If a TCDLA member encounters issues during a case for which assistance may be needed, such as a trial judge arbitrarily finding insufficient bond, revoking the bond, rearresting the client, and improperly raising the bail, know that TCDLA is here to help you. Remember that you are not alone in this stressful profession of ours. TCDLA has many committees that are here to assist you in times of need. Put them to use and get the full benefits of your membership. We value your membership in TCDLA and look forward to helping you.
Cindy Holcomb & Randy Gilbert
Honor, integrity, and service defined Weldon Holcomb’s life. He was not only a superb lawyer, but also a friend and mentor. As a charter founding member of TCDLA, Past President, Hall of Fame recipient, and TCDLEI fellow, he had an unwavering commitment to the profession and its future. He willingly gave his time, expertise, and money to leave his profession in a better place than he found it.
His early years as the son of a barber and a child of the Depression taught him the value of hard work. He served as a B-17 bomber pilot in WWII, then used his GI Bill to get him through the University of Texas and UT Law School. Through his experiences he found a profound sense of gratitude which motivated him to constantly “give back” in all areas. As a Christian gentleman, his love of God, family, hometown and the law defined him. He practiced his faith demonstrably to everyone both high and low, with ethics and integrity going hand in glove with his Baptist faith.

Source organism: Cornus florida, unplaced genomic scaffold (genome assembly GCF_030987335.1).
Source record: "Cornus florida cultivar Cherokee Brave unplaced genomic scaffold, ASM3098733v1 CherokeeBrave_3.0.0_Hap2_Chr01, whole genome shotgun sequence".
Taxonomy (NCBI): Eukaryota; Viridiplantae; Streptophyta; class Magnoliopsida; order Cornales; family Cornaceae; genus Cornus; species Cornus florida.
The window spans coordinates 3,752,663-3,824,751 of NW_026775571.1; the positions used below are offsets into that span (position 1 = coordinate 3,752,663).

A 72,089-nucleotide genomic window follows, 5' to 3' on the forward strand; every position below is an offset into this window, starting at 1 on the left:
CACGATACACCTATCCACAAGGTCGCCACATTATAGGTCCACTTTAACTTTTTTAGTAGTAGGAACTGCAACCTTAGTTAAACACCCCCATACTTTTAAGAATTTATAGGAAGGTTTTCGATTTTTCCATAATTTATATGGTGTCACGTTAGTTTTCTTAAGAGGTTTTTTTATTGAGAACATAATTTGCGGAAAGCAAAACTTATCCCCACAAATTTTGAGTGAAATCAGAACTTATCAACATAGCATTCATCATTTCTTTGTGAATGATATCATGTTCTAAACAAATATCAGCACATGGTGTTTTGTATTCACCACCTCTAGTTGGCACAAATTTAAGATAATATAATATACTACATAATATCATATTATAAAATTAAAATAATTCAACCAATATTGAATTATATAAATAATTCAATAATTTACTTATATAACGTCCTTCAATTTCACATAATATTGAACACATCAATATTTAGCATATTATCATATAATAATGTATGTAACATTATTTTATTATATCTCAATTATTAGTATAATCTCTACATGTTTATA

Weldon loved practicing law first as an Assistant Attorney General, then as District Attorney of Smith County, and eventually as one of the top-rated Criminal Defense Attorneys in Texas. He had several firsts including seating the first African American and first female on a Smith County jury. He tried many notable cases, including the first use of TV cameras in the courtroom (Billy Sol Estes), and took a court-appointed case to the US Supreme Court and won (Wade vs. US). With his Stetson hat, suit, TCDLA lapel pin, cowboy boots, and pockets full of Peppermint sticks (Baptist cigars), he was the quintessential Texan.
He was fond of folksy sayings like “if syrup goes to five dollars a sop” and many young prosecutors fell into the trap of judging the book by its cover. They often discovered too late that behind the facade was a steel trap mind that could quote a governing case without a moment’s pause and left no stone unturned in the pursuit of justice for his client.
When asked in an interview how he wanted to be remembered, Weldon said that he wanted to be known as a lawyer that followed the law and the Constitution fairly for everybody regardless of who they were, what their race was, or what position they occupied in the community. He wanted it to be known that he was good for his word, and if he told you something you could put it in the bank.
Weldon made a difference in his community and the practice of law. His involvement with TDCLA vastly upgraded the quality of Criminal Defense in the State of Texas. To use one of his favorite sayings… he never took more water out of the bucket than he put back in.